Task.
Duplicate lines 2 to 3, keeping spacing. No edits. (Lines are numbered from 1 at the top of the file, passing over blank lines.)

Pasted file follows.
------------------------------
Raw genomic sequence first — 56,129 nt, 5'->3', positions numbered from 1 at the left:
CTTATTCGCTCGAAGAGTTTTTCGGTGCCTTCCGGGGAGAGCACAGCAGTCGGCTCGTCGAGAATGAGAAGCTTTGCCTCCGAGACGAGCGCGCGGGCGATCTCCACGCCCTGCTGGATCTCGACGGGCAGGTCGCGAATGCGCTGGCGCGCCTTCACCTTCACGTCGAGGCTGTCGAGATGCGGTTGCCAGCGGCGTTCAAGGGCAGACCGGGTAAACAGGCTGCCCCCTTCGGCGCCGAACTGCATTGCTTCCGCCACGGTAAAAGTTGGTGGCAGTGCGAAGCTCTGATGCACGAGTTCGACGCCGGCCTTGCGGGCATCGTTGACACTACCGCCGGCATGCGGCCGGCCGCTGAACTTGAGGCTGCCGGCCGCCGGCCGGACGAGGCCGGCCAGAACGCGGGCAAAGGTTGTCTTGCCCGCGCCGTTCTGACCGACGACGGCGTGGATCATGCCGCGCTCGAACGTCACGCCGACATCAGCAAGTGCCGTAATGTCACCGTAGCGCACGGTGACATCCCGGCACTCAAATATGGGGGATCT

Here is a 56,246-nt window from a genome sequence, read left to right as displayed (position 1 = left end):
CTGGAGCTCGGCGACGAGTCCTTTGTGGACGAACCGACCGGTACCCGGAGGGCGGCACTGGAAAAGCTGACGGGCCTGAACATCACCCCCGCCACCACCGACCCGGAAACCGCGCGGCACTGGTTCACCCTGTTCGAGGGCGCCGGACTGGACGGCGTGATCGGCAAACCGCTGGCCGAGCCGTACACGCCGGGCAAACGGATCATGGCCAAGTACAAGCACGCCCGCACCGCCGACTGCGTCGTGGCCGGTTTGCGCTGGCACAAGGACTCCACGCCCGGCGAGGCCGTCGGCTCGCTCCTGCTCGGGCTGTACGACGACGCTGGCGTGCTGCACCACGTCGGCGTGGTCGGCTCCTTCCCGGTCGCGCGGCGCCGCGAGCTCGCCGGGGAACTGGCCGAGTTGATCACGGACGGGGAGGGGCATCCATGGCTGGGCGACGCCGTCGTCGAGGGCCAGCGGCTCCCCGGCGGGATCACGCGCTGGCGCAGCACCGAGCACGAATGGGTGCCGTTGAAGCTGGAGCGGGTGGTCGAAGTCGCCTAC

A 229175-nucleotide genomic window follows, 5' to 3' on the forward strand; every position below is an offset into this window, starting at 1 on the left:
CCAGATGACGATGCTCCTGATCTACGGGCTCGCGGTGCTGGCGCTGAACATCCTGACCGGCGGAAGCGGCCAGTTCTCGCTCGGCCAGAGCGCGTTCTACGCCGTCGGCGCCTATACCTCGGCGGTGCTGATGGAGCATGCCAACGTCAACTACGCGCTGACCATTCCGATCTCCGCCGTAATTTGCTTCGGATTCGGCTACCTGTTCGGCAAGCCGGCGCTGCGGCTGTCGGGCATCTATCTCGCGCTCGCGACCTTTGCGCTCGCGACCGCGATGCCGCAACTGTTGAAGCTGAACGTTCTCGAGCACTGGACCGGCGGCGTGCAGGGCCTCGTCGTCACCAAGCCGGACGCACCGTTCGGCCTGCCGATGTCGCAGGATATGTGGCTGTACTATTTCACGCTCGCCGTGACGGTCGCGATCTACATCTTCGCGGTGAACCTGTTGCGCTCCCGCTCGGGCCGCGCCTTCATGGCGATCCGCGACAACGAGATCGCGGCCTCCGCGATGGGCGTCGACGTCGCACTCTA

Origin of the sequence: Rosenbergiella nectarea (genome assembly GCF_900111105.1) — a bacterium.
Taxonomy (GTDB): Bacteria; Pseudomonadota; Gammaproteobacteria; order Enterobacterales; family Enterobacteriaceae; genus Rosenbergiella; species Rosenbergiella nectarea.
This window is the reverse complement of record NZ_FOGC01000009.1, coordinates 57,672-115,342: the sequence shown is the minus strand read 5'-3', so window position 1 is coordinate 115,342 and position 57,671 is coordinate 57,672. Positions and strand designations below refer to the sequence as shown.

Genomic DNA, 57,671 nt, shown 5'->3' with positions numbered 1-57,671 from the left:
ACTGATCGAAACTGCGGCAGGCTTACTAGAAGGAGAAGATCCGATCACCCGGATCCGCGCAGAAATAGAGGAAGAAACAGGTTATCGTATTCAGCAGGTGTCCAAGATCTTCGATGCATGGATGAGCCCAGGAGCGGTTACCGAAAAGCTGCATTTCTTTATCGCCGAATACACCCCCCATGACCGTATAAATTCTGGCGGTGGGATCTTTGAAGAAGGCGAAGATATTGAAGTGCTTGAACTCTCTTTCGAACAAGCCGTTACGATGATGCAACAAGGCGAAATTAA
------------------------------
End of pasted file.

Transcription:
CTTATTCGCTCGAAGAGTTTTTCGGTGCCTTCCGGGGAGAGCACAGCAGTCGGCTCGTCGAGAATGAGAAGCTTTGCCTCCGAGACGAGCGCGCGGGCGATCTCCACGCCCTGCTGGATCTCGACGGGCAGGTCGCGAATGCGCTGGCGCGCCTTCACCTTCACGTCGAGGCTGTCGAGATGCGGTTGCCAGCGGCGTTCAAGGGCAGACCGGGTAAACAGGCTGCCCCCTTCGGCGCCGAACTGCATTGCTTCCGCCACGGTAAAAGTTGGTGGCAGTGCGAAGCTCTGATGCACGAGTTCGACGCCGGCCTTGCGGGCATCGTTGACACTACCGCCGGCATGCGGCCGGCCGCTGAACTTGAGGCTGCCGGCCGCCGGCCGGACGAGGCCGGCCAGAACGCGGGCAAAGGTTGTCTTGCCCGCGCCGTTCTGACCGACGACGGCGTGGATCATGCCGCGCTCGAACGTCACGCCGACATCAGCAAGTGCCGTAATGTCACCGTAGCGCACGGTGACATCCCGGCACTCAAATATGGGGGATCT

Here is a 56,246-nt window from a genome sequence, read left to right as displayed (position 1 = left end):